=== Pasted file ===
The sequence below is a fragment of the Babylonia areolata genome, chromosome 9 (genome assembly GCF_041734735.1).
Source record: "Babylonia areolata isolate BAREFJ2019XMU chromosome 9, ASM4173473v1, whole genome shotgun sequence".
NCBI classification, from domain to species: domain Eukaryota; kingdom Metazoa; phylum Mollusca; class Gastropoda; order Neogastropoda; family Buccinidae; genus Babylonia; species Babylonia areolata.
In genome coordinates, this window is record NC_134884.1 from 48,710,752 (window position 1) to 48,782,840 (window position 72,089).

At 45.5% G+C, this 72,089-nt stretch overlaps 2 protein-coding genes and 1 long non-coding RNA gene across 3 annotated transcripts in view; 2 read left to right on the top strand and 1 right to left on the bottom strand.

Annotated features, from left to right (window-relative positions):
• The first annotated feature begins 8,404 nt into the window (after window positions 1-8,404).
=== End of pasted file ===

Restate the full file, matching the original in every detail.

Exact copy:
The sequence below is a fragment of the Babylonia areolata genome, chromosome 9 (genome assembly GCF_041734735.1).
Source record: "Babylonia areolata isolate BAREFJ2019XMU chromosome 9, ASM4173473v1, whole genome shotgun sequence".
NCBI classification, from domain to species: domain Eukaryota; kingdom Metazoa; phylum Mollusca; class Gastropoda; order Neogastropoda; family Buccinidae; genus Babylonia; species Babylonia areolata.
In genome coordinates, this window is record NC_134884.1 from 48,710,752 (window position 1) to 48,782,840 (window position 72,089).

At 45.5% G+C, this 72,089-nt stretch overlaps 2 protein-coding genes and 1 long non-coding RNA gene across 3 annotated transcripts in view; 2 read left to right on the top strand and 1 right to left on the bottom strand.

Annotated features, from left to right (window-relative positions):
• The first annotated feature begins 8,404 nt into the window (after window positions 1-8,404).